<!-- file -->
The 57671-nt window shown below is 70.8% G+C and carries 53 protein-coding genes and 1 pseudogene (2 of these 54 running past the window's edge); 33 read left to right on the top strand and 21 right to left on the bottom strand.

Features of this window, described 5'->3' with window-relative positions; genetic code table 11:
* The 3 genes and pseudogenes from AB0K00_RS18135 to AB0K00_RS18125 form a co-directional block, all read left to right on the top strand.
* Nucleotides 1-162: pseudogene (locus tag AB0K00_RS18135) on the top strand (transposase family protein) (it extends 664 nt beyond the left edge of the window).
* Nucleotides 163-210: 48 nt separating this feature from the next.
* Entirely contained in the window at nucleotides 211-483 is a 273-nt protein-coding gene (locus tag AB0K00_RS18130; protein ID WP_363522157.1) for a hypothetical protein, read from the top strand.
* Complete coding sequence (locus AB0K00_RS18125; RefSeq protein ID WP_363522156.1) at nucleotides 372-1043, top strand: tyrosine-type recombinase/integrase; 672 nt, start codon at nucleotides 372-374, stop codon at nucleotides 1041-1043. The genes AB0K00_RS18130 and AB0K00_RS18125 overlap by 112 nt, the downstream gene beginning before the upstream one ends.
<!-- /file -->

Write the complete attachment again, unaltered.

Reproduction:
The 57671-nt window shown below is 70.8% G+C and carries 53 protein-coding genes and 1 pseudogene (2 of these 54 running past the window's edge); 33 read left to right on the top strand and 21 right to left on the bottom strand.

Features of this window, described 5'->3' with window-relative positions; genetic code table 11:
* The 3 genes and pseudogenes from AB0K00_RS18135 to AB0K00_RS18125 form a co-directional block, all read left to right on the top strand.
* Nucleotides 1-162: pseudogene (locus tag AB0K00_RS18135) on the top strand (transposase family protein) (it extends 664 nt beyond the left edge of the window).
* Nucleotides 163-210: 48 nt separating this feature from the next.
* Entirely contained in the window at nucleotides 211-483 is a 273-nt protein-coding gene (locus tag AB0K00_RS18130; protein ID WP_363522157.1) for a hypothetical protein, read from the top strand.
* Complete coding sequence (locus AB0K00_RS18125; RefSeq protein ID WP_363522156.1) at nucleotides 372-1043, top strand: tyrosine-type recombinase/integrase; 672 nt, start codon at nucleotides 372-374, stop codon at nucleotides 1041-1043. The genes AB0K00_RS18130 and AB0K00_RS18125 overlap by 112 nt, the downstream gene beginning before the upstream one ends.